Oil is messy, non-renewable and tends to cause all sorts of international disputes. However in times of crisis oil is, like gold, a tangible asset. And with the Middle East about to explode, these companies may control most of the remaining oil reserves, and will redouble efforts to drill more holes into the earth to allow automobile use to continue unimpeded.

These companies supply police and private security weapons and uniforms, along with surveillance and security systems. Most of these companies are based in NYC. If paranoia is bankable, investment in these babies should be as safe as with the Central.


Interview with Joe Bubulia, ex-New Yorker

This morning I woke up, looked out into the harbour, the birds were singing, and looking at this scene of natural beauty, I had a call from one of my friends saying: "America is being attacked! The twin towers have been destroyed, passenger plane have been hijacked, the president and members of congress are in hiding, the Pentagon has been bombed", and to put that image together with the one I was looking at... it just created a deep sense of the unreal.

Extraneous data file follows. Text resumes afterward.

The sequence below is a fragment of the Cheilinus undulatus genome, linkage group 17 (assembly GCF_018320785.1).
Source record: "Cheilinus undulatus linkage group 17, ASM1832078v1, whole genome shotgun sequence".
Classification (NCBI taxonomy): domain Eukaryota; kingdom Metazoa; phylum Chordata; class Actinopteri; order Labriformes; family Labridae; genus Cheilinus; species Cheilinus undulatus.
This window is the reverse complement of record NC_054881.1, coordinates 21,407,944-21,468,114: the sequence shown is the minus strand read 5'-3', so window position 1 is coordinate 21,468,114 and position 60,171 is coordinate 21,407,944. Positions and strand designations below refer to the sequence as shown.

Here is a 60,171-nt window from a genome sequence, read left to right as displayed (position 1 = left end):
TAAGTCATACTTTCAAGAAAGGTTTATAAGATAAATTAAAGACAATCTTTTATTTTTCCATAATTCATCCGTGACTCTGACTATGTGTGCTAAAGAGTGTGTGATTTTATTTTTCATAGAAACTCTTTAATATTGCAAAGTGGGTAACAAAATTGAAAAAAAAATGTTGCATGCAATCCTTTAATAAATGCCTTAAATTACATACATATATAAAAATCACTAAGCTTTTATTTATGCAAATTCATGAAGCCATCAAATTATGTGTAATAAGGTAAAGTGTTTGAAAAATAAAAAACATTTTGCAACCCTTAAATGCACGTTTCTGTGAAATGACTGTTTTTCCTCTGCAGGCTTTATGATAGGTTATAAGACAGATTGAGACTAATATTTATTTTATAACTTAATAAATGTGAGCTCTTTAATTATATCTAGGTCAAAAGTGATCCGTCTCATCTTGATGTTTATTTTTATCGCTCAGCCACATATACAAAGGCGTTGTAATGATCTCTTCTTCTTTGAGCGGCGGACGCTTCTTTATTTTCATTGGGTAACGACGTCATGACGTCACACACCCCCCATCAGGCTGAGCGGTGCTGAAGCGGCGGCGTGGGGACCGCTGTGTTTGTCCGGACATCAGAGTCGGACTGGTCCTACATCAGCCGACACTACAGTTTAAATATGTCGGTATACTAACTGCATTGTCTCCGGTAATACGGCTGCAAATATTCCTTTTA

I was shocked - my brother works on Wall Street. He wasn't in the area at the time, but I had a number of friends who work in the financial district. Nothing about this surprised me, though. I was shock at the exact way this had happened, but there had been terrorist groups who had declared war on the US for decades, and after the Gulf War we really pissed off a lot of people and since then they've been out to get us. I'd always thought it was going to be some sort of mass chemical attack, or maybe even a nuclear attack, I never thought it'd be a hijacking-suicide attack on the World Trade Centre, nobody did.